We were recently contacted by Women & Hi Tech who, as a partner with TechPoint Foundation for Youth, reached out encouraging STEM professionals to mentor programs for the Boys & Girls Club of Indianapolis. The goal of which is to support the Indianapolis US2020 Initiative and “change the trajectory of STEM education in America by dramatically scaling the number of STEM professionals engaged in high-quality STEM mentoring with youth.”*
We agreed to spend one hour every day for a week mentoring at the local Boys & Girls Club. The RocketBuild team is made up of many STEM professionals, so we felt pretty confident that we could teach a room full of kids about the wonders of coding. We were half right.
What is the Hour of Code?
The Hour of Code is the brainchild of Computer Science Education Week and Code.org. They reach students across 180+ countries through an hour long computer science and coding introduction. The goals include increasing diversity in computer science, inspiring students, and making changes to school curriculums. The experience reaches students at their level and by providing entertaining and relevant means of engagement.
Teaching the Hour of Code
Only one or two of us have been teachers previously, so we were mostly walking into our volunteer time blind. We figured hey, we know how to code, generally enjoy teaching colleagues and parters, and are fans of kids, so what more do we need? Turns out we were right. The kids were excited to have helpers, they asked us for help when they got stuck, asked us about our jobs, and in some cases (I’m not bitter I swear) told us we reminded them of their grandparents.
Our job for the Hour of Code was pretty simple: we set up the computers so that they were pointing to the right URL, encouraged the kids to choose an activity that they found interesting (oh you like Star Wars? Great me too, lets see if they teach us how to make a lightsaber!), helped talk through the instructions and code choices, and then showed them the right button to push to test their code. Turns out kid developers don’t like code bugs any more than adult developers. There were a few “oh man you’ve got a bug, maybe reset and see where we went wrong” but not one of the kids lost their cool when their code didn’t work; they asked for help, reset, shook it off, and came back to the task even more determined to make it work.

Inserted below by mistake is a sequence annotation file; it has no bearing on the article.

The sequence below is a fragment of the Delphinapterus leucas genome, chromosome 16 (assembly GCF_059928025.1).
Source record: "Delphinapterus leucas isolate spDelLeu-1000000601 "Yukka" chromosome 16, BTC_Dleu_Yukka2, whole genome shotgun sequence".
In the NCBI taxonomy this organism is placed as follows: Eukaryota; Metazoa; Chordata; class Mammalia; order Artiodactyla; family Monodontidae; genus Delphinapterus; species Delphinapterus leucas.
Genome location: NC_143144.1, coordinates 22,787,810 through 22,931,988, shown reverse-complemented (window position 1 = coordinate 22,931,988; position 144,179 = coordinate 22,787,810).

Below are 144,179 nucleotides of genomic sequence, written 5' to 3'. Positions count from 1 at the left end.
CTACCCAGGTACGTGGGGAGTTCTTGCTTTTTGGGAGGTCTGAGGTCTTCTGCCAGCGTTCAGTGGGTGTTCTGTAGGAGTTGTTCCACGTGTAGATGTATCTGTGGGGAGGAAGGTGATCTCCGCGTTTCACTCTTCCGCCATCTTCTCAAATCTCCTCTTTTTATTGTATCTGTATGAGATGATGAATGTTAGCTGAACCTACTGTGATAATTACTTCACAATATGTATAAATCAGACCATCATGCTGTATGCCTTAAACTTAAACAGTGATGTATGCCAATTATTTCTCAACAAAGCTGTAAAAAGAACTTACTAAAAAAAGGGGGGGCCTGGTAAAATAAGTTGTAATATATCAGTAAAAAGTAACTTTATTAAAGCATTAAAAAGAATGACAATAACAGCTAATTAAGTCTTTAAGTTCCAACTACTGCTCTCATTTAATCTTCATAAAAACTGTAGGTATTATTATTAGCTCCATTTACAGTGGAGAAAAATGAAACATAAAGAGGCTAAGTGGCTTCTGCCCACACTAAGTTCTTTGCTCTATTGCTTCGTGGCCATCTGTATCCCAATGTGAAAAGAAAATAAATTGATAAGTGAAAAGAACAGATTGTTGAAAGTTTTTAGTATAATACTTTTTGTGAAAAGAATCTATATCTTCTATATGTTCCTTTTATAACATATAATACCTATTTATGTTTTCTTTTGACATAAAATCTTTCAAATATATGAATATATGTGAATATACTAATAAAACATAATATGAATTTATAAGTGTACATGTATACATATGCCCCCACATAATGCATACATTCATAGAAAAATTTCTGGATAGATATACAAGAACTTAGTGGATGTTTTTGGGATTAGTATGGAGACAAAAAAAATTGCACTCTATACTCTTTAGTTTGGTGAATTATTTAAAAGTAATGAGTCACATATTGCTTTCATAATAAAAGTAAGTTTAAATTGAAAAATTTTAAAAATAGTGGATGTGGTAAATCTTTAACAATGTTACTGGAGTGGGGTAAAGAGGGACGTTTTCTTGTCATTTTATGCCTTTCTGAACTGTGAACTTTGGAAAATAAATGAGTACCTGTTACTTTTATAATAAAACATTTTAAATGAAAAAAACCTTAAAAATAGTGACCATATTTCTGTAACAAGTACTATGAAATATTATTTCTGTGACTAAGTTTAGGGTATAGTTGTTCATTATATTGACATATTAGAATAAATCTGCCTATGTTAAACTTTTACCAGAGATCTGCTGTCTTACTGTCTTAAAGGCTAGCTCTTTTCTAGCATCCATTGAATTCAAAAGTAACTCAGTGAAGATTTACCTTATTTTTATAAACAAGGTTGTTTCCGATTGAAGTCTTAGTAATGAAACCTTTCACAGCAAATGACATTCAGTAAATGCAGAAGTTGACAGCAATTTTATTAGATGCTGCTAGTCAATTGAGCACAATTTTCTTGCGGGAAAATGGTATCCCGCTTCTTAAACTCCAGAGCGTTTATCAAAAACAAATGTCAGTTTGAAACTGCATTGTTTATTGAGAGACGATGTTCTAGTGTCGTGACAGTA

So basically they were dream students, everything went great, and at the end of the hour we said goodbye to our new friends, wished them good luck in school, told them to have fun, and went back to the office. Leaving our classes wasn’t the end of the lesson. Turns out, in fact, that we took some lessons home with us. You might even say that the students became the teachers…too much?
Learning from the Hour of Code
I mentioned already that the kids were awesome right? They were great students, and even better teachers.
Lesson #1 : Kids really do like to learn
Who knew a room full of super excited 6 to 8 year olds could settle down to coding for an hour, and stay engaged the entire time. We have toddlers; we were prepared for more mayhem.
Lesson #2 : Mentoring is rewarding
You know it’s supposed to be, of course, but sitting next to someone as they figure out a new thing, and then look at you with the “oh my gosh I did that, you helped me, we are so awesome!” expression, is literally the best.
Lesson #3 : It’s not work if it’s fun
We have fun at work every day, and not just in the “we’re writing a blog so think we’re cool” kind of way. Sure, some days are not as great, and sometimes things go wrong, but generally we’re a fun-having group. Or we thought we were, until we spent time coding with these kids. They were so excited about the work they were doing and so excited to have us there, that it reminded us how awesome our jobs are. I mean, you guys…we can write code that makes websites and phone apps and games DO things we want them to do. Which is pretty awesome. If you don’t believe me, go hang out with some kids and watch their minds get totally blown by the coolness of all that power to create, mold, change, and destroy.